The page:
The SAF and RSF are different and draw from different areas. The SAF is still a hotbed of Islamist activism within the ranks of an organization that was never fully purged of loyalists from the Bashir/NCP years. The RSF is openly anti-Islamist, and Hemedti, seeking internal allies against the SAF, has positioned himself as regretting the October 25, 2021 military coup carried out by his partner Al-Burhan. But both rival strongmen share one thing: Both openly thirst for power, with a thirst that is barely concealed in the rhetoric each utilizes to maneuver internally and internationally.
And while the struggle in Sudan is mostly internal, there are a couple of key international elements that further muddy the waters. The SAF and Al-Burhan are the best thing that Egypt has seen in Sudan for decades. Sudan's former colonial masters in Cairo (Egyptian ties to Sudan, and intervention in Sudan, go back centuries) see in the Sudanese Army's current leadership their best hope for influence along the Nile Valley, at a time when Egypt faces an uncertain situation both internally and with Ethiopia. Sudan was a major conduit for assistance to Tigrayan rebels in Ethiopia during the recent war.
So while there are still Islamists inside the SAF, Egypt is prioritizing the emergence of authoritarian military rule in Sudan that would mirror its own as much as possible – devout but anti-Islamist (anti-Muslim Brotherhood but relatively sympathetic to other types of conservative Islam) with a military economic empire above and immune from the civilian state. Such a regime in Khartoum would be in lockstep with Cairo on the issue of the waters of the Nile and hostile to Ethiopia.
If Egypt prioritizes the dominance of the Sudanese Army and the Nile Question, the RSF is supported by, among others, the United Arab Emirates (UAE). And here, the shadow of Ethiopia looms large as well. The UAE, and by extension Hemedti, are seen by Egypt as supporters of Ethiopia. It is perhaps a bitter irony that the RSF and its leader – originally Darfur Arab tribesmen used by Khartoum to fight and kill "African" tribes two decades ago – are seen by Cairo as the more "African" side versus the more "Arab" (meaning pro-Egypt) SAF.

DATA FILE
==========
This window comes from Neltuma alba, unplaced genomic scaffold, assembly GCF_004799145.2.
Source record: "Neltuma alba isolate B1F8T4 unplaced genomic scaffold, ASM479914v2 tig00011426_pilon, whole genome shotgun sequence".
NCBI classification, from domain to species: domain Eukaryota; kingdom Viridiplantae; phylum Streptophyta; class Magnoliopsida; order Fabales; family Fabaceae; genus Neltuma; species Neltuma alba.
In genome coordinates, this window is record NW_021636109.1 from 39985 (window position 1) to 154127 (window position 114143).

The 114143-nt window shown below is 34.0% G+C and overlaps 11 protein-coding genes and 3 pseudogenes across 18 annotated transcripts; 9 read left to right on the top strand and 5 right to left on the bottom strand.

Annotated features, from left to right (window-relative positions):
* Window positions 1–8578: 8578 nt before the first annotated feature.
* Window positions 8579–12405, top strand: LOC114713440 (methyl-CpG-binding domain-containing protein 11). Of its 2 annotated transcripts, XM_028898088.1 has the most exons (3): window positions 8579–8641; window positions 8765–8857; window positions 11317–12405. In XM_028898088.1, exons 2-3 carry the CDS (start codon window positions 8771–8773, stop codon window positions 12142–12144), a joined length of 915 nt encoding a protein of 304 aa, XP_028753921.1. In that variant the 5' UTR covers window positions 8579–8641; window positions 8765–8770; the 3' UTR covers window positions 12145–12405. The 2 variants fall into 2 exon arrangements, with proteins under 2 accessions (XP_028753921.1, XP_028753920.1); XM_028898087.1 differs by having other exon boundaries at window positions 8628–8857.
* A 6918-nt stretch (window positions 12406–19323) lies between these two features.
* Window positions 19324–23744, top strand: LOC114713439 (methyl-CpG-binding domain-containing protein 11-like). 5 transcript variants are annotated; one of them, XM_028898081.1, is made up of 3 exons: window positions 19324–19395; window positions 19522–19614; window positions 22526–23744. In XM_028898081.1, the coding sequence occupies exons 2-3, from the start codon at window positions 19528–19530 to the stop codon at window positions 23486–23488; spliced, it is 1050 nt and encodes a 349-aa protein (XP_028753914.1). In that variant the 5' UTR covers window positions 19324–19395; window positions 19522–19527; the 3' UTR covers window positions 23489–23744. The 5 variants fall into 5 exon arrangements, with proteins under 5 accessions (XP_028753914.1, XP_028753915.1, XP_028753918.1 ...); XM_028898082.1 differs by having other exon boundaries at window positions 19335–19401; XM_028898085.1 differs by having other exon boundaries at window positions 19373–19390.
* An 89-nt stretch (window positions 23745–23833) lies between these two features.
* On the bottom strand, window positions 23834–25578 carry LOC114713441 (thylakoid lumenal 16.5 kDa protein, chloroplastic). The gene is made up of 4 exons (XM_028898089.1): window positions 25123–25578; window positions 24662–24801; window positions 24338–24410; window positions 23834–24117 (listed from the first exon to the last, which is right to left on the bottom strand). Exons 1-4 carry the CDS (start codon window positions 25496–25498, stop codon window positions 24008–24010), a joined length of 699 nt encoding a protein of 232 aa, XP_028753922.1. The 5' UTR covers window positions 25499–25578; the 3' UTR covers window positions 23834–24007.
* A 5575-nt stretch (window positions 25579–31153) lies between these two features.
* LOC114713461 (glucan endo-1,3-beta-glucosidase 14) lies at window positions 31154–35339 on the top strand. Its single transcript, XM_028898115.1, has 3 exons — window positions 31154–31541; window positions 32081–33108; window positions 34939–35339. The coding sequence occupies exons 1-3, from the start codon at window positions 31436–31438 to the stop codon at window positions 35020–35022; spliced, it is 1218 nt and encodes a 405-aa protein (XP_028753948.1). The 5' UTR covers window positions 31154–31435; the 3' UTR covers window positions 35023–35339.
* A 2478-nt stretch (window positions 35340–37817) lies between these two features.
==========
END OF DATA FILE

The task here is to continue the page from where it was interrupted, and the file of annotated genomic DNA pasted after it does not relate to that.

There is no doubt that the maneuvering will continue in Sudan as long as the two rivals exist and are equally matched. Neither Hemedti nor Al-Burhan want open civil war, at least not until one of them thinks he has the clear upper hand. But miscalculation by them or their subordinates can happen at any time. And both will cynically want to portray the other – to the Sudanese people and to the international community – as the culprit should things go awry.
*Alberto M. Fernandez is Vice President of the Middle East Media Research Institute (MEMRI).
 Youtube.com/watch?v=kqE-IRX-iU0, April 13, 2023.
 Youtube.com/watch?v=V_L0nhncti8, April 124, 2023.
 Fsf.gov.sd/news/2917, April 12, 2023.
 MEMRI Daily Brief No. 182, The Stunning Revenge of Sudan's Former 'Janjaweed', April 15, 2019.
 Youtube.com/watch?v=OgQ3wYRGCuA, April 13, 2023.